Nov 132019


Just when I think, after many years of listening to mind-mauling assaults of war metal, that I’ve become inured to the violence, I come across something like the debut album of Trajeto de Cabra from British Columbia which causes my mouth to slowly drop open in astonishment and my eyes to glaze over in a thousand-yard stare. There might have been a bit of drool in evidence as well.

That album, aptly named Supreme Command of Satanic Will, will be released by Iron Bonehead Productions on December 13th (yes, it’s a Friday the Thirteenth), and today we’ve got the premiere stream of a track called “Scythe of Pestilence“, which is a prime example the album’s stupefying impact. Continue reading »

Nov 132019

Katharos XIII


(In this article Andy Synn combines enthusiastic reviews of three 2019 albums that are departures from our normal musical fare.)

One of the oddest things I’ve observed recently is a surprising number of people bemoaning the fact that “underground sites/magazines don’t cover enough mainstream bands”.

This seems like an odd complaint to make. Not only do mainstream/popular bands already get more than enough attention/coverage, but choosing to read a site/zine which specialises in a certain area, only to then moan about that speciality, feels like an exercise in futility.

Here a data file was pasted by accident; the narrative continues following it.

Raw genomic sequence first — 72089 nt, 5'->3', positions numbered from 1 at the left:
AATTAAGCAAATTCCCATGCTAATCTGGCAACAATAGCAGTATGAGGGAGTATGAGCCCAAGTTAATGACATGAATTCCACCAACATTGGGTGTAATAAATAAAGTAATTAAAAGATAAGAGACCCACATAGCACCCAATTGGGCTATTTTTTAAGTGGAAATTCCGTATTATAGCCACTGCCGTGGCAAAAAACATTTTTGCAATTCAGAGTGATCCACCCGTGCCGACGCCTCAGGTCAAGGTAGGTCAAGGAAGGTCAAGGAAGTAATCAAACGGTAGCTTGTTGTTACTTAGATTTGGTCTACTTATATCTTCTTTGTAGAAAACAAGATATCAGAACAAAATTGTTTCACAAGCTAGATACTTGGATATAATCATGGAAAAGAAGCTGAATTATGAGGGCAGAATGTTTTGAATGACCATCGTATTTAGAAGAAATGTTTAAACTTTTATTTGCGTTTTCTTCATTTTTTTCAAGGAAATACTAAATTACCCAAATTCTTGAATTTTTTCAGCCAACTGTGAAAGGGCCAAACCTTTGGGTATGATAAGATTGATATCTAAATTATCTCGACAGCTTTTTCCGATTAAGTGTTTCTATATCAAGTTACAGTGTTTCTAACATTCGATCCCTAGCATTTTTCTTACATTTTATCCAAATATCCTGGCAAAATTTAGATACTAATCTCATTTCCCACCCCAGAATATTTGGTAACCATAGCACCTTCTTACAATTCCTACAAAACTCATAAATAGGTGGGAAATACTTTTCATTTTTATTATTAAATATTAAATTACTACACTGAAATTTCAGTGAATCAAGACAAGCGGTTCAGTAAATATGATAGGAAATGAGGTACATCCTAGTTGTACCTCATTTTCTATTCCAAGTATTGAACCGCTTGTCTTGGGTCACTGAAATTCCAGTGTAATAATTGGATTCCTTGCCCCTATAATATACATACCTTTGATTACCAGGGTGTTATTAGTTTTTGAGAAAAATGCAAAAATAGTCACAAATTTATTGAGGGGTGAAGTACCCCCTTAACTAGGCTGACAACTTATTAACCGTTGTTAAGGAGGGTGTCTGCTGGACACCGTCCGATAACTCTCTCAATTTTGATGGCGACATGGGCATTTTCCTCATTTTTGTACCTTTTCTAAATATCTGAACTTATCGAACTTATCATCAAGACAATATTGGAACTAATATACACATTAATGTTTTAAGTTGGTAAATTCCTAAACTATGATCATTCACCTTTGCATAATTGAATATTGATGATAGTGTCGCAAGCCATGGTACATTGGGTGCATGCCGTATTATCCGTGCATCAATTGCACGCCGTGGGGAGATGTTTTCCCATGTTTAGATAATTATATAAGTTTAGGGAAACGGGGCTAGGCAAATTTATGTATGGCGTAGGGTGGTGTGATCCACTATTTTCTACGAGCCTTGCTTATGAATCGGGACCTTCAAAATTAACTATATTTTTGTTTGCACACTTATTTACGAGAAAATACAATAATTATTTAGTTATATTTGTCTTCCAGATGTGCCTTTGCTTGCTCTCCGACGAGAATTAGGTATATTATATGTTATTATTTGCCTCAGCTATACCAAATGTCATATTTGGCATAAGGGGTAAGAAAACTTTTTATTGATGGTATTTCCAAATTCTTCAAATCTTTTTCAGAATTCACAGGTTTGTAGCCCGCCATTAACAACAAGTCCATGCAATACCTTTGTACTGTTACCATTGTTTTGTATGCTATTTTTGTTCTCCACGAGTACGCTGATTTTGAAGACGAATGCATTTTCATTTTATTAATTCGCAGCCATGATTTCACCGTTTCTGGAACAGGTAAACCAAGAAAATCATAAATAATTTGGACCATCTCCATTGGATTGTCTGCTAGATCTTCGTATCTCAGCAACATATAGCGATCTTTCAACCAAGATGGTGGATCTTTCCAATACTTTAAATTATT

Thankfully this doesn’t really affect us here at NCS all that much, as while we do prefer to cover artists and albums that don’t necessarily get a lot of exposure elsewhere, we’re also not afraid to write about more mainstream or popular bands when we feel the occasion calls for it.

This also extends to writing about artists/albums whose work is an “exception to the rule” when it comes to our “no clean singing” policy (although, let’s be honest, that was always more of an in-joke than an actual edict), as while the three bands featured here today are far from “mainstream” they’re still all far more melodic, far more listenable, and far more laid-back than the majority of what we usually cover. Continue reading »